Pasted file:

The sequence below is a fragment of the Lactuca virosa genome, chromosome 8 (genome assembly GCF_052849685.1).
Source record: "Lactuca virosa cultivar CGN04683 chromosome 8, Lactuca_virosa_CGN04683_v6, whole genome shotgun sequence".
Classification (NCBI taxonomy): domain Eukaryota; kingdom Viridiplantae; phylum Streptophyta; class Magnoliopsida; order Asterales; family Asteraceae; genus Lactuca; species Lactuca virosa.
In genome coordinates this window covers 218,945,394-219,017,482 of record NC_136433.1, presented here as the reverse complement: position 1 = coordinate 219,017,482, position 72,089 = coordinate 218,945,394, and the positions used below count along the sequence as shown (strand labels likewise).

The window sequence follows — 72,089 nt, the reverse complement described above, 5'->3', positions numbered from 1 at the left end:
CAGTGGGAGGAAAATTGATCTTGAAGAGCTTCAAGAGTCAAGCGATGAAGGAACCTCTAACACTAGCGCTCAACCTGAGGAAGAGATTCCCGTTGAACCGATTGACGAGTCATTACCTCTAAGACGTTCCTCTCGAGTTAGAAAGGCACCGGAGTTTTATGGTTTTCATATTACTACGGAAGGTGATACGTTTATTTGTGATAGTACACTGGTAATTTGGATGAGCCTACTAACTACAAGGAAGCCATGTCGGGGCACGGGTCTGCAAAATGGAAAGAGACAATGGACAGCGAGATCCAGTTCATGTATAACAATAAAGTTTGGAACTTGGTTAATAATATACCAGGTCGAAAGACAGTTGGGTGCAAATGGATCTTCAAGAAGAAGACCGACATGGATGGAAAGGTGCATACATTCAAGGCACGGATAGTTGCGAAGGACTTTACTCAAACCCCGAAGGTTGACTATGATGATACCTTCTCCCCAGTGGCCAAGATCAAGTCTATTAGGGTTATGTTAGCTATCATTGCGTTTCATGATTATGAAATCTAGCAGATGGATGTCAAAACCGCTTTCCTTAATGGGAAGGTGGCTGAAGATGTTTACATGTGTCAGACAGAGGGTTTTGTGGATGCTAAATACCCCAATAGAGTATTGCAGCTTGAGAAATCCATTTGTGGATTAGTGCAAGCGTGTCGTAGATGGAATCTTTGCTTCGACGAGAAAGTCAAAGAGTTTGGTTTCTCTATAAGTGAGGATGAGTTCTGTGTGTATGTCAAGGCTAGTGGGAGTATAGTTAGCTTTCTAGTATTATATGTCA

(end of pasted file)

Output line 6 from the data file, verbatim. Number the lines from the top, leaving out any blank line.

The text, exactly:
CAGTGGGAGGAAAATTGATCTTGAAGAGCTTCAAGAGTCAAGCGATGAAGGAACCTCTAACACTAGCGCTCAACCTGAGGAAGAGATTCCCGTTGAACCGATTGACGAGTCATTACCTCTAAGACGTTCCTCTCGAGTTAGAAAGGCACCGGAGTTTTATGGTTTTCATATTACTACGGAAGGTGATACGTTTATTTGTGATAGTACACTGGTAATTTGGATGAGCCTACTAACTACAAGGAAGCCATGTCGGGGCACGGGTCTGCAAAATGGAAAGAGACAATGGACAGCGAGATCCAGTTCATGTATAACAATAAAGTTTGGAACTTGGTTAATAATATACCAGGTCGAAAGACAGTTGGGTGCAAATGGATCTTCAAGAAGAAGACCGACATGGATGGAAAGGTGCATACATTCAAGGCACGGATAGTTGCGAAGGACTTTACTCAAACCCCGAAGGTTGACTATGATGATACCTTCTCCCCAGTGGCCAAGATCAAGTCTATTAGGGTTATGTTAGCTATCATTGCGTTTCATGATTATGAAATCTAGCAGATGGATGTCAAAACCGCTTTCCTTAATGGGAAGGTGGCTGAAGATGTTTACATGTGTCAGACAGAGGGTTTTGTGGATGCTAAATACCCCAATAGAGTATTGCAGCTTGAGAAATCCATTTGTGGATTAGTGCAAGCGTGTCGTAGATGGAATCTTTGCTTCGACGAGAAAGTCAAAGAGTTTGGTTTCTCTATAAGTGAGGATGAGTTCTGTGTGTATGTCAAGGCTAGTGGGAGTATAGTTAGCTTTCTAGTATTATATGTCA